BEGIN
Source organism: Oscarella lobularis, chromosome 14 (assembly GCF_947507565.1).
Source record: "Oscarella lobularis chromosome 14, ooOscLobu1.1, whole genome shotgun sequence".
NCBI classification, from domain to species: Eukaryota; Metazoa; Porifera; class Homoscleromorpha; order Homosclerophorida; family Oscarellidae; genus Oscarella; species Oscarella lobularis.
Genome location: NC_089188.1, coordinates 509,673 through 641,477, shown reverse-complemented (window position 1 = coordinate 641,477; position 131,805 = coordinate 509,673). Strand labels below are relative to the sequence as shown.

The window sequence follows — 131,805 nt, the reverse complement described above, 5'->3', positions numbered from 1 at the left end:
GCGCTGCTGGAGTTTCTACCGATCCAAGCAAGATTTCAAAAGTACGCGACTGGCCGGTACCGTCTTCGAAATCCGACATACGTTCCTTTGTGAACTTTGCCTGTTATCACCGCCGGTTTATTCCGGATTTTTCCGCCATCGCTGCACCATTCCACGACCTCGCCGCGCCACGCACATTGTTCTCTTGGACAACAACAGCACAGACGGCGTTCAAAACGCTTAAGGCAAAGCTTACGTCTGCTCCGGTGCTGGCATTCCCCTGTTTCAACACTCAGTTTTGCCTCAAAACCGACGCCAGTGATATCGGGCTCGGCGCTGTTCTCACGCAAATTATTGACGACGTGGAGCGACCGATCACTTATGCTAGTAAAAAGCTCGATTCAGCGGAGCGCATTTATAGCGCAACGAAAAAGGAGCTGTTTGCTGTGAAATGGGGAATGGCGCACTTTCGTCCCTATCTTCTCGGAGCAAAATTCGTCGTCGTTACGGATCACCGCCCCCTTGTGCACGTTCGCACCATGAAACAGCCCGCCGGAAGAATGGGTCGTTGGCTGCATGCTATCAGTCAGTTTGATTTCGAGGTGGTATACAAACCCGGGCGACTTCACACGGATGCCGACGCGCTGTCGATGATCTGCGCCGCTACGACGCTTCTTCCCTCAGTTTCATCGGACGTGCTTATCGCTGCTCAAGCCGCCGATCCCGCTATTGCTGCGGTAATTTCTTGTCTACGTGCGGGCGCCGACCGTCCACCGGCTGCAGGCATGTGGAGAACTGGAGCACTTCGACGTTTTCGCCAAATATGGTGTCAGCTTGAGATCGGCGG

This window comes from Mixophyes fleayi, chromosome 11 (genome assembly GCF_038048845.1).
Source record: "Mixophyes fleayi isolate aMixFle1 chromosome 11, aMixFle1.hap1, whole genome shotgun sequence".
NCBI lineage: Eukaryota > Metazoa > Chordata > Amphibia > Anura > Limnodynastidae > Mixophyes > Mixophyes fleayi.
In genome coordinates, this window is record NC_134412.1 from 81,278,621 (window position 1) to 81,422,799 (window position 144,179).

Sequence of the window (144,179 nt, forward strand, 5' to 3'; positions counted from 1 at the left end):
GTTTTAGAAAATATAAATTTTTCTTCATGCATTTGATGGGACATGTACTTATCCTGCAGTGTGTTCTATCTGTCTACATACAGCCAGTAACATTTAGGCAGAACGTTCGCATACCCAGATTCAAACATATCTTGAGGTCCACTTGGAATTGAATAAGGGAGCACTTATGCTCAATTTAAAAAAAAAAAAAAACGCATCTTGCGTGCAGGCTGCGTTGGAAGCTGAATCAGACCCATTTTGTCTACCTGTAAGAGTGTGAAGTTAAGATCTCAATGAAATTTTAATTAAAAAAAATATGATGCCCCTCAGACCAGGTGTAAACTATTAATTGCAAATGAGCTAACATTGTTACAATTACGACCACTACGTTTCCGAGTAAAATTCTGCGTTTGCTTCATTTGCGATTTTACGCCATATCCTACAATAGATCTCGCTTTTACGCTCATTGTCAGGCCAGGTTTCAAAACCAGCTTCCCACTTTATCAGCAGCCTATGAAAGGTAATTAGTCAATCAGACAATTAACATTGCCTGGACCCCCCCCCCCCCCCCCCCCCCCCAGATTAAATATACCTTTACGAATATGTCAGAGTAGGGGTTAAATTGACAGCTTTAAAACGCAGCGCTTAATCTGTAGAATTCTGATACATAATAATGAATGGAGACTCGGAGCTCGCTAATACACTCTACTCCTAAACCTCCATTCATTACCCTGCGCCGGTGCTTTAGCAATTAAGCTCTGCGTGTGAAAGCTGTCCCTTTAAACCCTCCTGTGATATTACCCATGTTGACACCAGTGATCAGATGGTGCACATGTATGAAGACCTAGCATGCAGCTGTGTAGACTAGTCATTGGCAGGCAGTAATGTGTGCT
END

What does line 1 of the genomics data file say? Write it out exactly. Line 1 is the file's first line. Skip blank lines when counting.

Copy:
Source organism: Oscarella lobularis, chromosome 14 (assembly GCF_947507565.1).